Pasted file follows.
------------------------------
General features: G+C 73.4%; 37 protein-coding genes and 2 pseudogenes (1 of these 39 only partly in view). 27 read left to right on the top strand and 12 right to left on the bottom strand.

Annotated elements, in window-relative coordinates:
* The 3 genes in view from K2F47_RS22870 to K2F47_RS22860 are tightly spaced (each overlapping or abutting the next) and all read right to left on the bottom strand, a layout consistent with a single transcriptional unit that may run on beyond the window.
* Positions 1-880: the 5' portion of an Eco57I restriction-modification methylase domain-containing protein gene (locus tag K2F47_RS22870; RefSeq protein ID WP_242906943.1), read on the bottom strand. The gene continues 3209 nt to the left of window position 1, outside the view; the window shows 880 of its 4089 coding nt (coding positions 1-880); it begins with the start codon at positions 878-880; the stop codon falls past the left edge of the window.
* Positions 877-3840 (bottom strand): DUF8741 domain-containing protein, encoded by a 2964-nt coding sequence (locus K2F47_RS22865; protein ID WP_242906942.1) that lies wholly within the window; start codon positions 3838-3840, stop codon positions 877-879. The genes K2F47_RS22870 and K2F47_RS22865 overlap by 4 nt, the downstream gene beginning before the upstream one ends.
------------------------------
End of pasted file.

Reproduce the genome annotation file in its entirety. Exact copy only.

General features: G+C 73.4%; 37 protein-coding genes and 2 pseudogenes (1 of these 39 only partly in view). 27 read left to right on the top strand and 12 right to left on the bottom strand.

Annotated elements, in window-relative coordinates:
* The 3 genes in view from K2F47_RS22870 to K2F47_RS22860 are tightly spaced (each overlapping or abutting the next) and all read right to left on the bottom strand, a layout consistent with a single transcriptional unit that may run on beyond the window.
* Positions 1-880: the 5' portion of an Eco57I restriction-modification methylase domain-containing protein gene (locus tag K2F47_RS22870; RefSeq protein ID WP_242906943.1), read on the bottom strand. The gene continues 3209 nt to the left of window position 1, outside the view; the window shows 880 of its 4089 coding nt (coding positions 1-880); it begins with the start codon at positions 878-880; the stop codon falls past the left edge of the window.
* Positions 877-3840 (bottom strand): DUF8741 domain-containing protein, encoded by a 2964-nt coding sequence (locus K2F47_RS22865; protein ID WP_242906942.1) that lies wholly within the window; start codon positions 3838-3840, stop codon positions 877-879. The genes K2F47_RS22870 and K2F47_RS22865 overlap by 4 nt, the downstream gene beginning before the upstream one ends.